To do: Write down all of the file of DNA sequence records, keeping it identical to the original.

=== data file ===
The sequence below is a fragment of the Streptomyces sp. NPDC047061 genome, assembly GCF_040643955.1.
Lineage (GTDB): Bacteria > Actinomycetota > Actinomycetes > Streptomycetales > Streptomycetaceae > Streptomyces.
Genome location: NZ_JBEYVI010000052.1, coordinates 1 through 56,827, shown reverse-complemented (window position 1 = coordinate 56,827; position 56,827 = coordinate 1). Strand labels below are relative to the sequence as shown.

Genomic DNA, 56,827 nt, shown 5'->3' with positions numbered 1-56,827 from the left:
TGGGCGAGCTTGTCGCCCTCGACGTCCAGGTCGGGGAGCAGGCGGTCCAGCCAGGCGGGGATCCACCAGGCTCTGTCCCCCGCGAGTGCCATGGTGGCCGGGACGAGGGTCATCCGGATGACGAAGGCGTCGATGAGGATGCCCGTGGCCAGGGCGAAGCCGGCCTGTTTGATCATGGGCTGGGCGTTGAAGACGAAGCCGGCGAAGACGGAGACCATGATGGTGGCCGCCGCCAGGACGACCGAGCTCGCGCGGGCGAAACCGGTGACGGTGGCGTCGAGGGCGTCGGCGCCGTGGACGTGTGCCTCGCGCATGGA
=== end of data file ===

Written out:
The sequence below is a fragment of the Streptomyces sp. NPDC047061 genome, assembly GCF_040643955.1.
Lineage (GTDB): Bacteria > Actinomycetota > Actinomycetes > Streptomycetales > Streptomycetaceae > Streptomyces.
Genome location: NZ_JBEYVI010000052.1, coordinates 1 through 56,827, shown reverse-complemented (window position 1 = coordinate 56,827; position 56,827 = coordinate 1). Strand labels below are relative to the sequence as shown.

Genomic DNA, 56,827 nt, shown 5'->3' with positions numbered 1-56,827 from the left:
TGGGCGAGCTTGTCGCCCTCGACGTCCAGGTCGGGGAGCAGGCGGTCCAGCCAGGCGGGGATCCACCAGGCTCTGTCCCCCGCGAGTGCCATGGTGGCCGGGACGAGGGTCATCCGGATGACGAAGGCGTCGATGAGGATGCCCGTGGCCAGGGCGAAGCCGGCCTGTTTGATCATGGGCTGGGCGTTGAAGACGAAGCCGGCGAAGACGGAGACCATGATGGTGGCCGCCGCCAGGACGACCGAGCTCGCGCGGGCGAAACCGGTGACGGTGGCGTCGAGGGCGTCGGCGCCGTGGACGTGTGCCTCGCGCATGGA